The ethics code administrator of the Direct Selling Association (DSA) has determined members should not be selling CBD in nutritional supplements and other products that can be digested by animals or humans.
In a memo first reported by Direct Selling News, Jared Blum concluded, “The present sale of ingestible CBD products is illegal under federal law and hence violates the DSA Code of Ethics.”
Blum is an attorney who administers DSA’s ethics code and previously worked in FTC’s Office of General Counsel.
In reaching a conclusion about CBD, he cited statements by FDA officials, disclosures during a May 31 public hearing hosted by the agency, and a DSA panel discussion at its annual meeting in June.
“This office is well aware and appreciates the fact that the legal status of CBD ingestible products may be in flux as the FDA considers its options in regulating these products,” Blum wrote in the memo shared by Direct Selling News. “Consequently, for the next 90 days, DSA companies presently selling CBD-infused ingestible products will not be cited for DSA Code of Ethics violations for that sale.”
If FDA does not deem CBD products legal within 90 days, and DSA members continue to sell them in interstate commerce, Blum said a company may be considered in violation of DSA’s ethics code. Failure to correct the violation could lead to Blum’s office notifying DSA’s board of directors of the continuing violation.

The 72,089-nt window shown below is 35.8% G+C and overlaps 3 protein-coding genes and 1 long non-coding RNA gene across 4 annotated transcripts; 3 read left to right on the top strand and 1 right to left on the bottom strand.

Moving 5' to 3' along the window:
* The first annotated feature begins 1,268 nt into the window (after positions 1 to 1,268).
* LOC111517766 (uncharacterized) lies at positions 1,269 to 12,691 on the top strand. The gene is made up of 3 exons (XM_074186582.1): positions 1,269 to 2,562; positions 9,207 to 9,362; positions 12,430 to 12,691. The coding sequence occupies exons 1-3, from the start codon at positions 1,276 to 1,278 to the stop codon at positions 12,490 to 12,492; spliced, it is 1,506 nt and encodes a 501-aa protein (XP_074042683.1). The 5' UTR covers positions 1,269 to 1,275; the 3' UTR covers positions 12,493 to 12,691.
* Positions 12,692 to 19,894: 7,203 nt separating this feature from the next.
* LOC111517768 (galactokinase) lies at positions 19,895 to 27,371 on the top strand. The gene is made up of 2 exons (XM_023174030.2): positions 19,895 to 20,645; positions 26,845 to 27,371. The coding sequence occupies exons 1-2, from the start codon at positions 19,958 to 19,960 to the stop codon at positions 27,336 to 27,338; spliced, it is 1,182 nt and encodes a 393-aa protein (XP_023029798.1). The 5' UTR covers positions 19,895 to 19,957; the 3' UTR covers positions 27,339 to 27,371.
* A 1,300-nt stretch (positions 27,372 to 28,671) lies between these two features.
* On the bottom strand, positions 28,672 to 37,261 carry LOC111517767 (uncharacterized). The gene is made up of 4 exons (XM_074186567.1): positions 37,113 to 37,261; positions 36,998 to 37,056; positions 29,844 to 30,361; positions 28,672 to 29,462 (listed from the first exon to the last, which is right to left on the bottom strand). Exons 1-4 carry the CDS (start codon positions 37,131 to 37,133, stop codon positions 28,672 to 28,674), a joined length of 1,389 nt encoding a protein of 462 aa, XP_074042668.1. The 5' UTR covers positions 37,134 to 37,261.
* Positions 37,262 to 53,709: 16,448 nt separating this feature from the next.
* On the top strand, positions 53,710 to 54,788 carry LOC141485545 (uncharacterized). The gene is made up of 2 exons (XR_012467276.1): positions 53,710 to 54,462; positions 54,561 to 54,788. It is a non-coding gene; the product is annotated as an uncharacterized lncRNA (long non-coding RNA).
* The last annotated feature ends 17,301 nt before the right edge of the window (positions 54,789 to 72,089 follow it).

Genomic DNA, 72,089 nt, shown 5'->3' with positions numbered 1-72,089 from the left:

An FDA official, Amy Abernethy, M.D., Ph.D., recently stated in testimony on Capitol Hill that a formal rulemaking authorizing CBD in food and supplements could take three to five years to complete, though she said FDA “is exploring options to reach a resolution more quickly and efficiently.”
A trade association based in Washington, DSA represents companies that market products and services directly to consumers through an independent salesforce. Its board of directors work for some of the nation’s largest and most prominent nutritional supplement companies, including Amway, Herbalife Nutrition and Nu Skin Enterprises.
Members of DSA agree to follow a code of ethics as a condition of membership.
Asked to comment on Blum’s memo, DSA’s executive vice president and chief operating officer, Adolfo Franco, said in an email that the document “comes from our independent code administrator so [it] speaks for itself.”